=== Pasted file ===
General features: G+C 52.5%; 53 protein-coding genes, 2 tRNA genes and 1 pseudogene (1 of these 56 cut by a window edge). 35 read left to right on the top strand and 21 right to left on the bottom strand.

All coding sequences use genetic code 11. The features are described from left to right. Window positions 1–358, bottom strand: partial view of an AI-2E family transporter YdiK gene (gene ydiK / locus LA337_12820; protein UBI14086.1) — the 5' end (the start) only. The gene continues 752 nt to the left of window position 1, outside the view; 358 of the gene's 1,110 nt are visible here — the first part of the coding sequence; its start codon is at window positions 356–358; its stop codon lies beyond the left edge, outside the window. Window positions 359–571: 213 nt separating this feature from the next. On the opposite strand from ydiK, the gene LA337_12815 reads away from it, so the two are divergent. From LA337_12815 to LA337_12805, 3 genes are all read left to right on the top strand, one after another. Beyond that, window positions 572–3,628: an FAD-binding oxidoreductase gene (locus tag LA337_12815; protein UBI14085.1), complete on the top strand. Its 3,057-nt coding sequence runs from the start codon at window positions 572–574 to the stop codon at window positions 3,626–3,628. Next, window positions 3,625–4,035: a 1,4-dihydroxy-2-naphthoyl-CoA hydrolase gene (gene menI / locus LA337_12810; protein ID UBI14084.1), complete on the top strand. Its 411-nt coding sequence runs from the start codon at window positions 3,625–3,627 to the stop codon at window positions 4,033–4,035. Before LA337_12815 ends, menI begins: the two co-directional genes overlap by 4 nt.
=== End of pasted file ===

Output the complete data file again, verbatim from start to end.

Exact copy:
General features: G+C 52.5%; 53 protein-coding genes, 2 tRNA genes and 1 pseudogene (1 of these 56 cut by a window edge). 35 read left to right on the top strand and 21 right to left on the bottom strand.

All coding sequences use genetic code 11. The features are described from left to right. Window positions 1–358, bottom strand: partial view of an AI-2E family transporter YdiK gene (gene ydiK / locus LA337_12820; protein UBI14086.1) — the 5' end (the start) only. The gene continues 752 nt to the left of window position 1, outside the view; 358 of the gene's 1,110 nt are visible here — the first part of the coding sequence; its start codon is at window positions 356–358; its stop codon lies beyond the left edge, outside the window. Window positions 359–571: 213 nt separating this feature from the next. On the opposite strand from ydiK, the gene LA337_12815 reads away from it, so the two are divergent. From LA337_12815 to LA337_12805, 3 genes are all read left to right on the top strand, one after another. Beyond that, window positions 572–3,628: an FAD-binding oxidoreductase gene (locus tag LA337_12815; protein UBI14085.1), complete on the top strand. Its 3,057-nt coding sequence runs from the start codon at window positions 572–574 to the stop codon at window positions 3,626–3,628. Next, window positions 3,625–4,035: a 1,4-dihydroxy-2-naphthoyl-CoA hydrolase gene (gene menI / locus LA337_12810; protein ID UBI14084.1), complete on the top strand. Its 411-nt coding sequence runs from the start codon at window positions 3,625–3,627 to the stop codon at window positions 4,033–4,035. Before LA337_12815 ends, menI begins: the two co-directional genes overlap by 4 nt.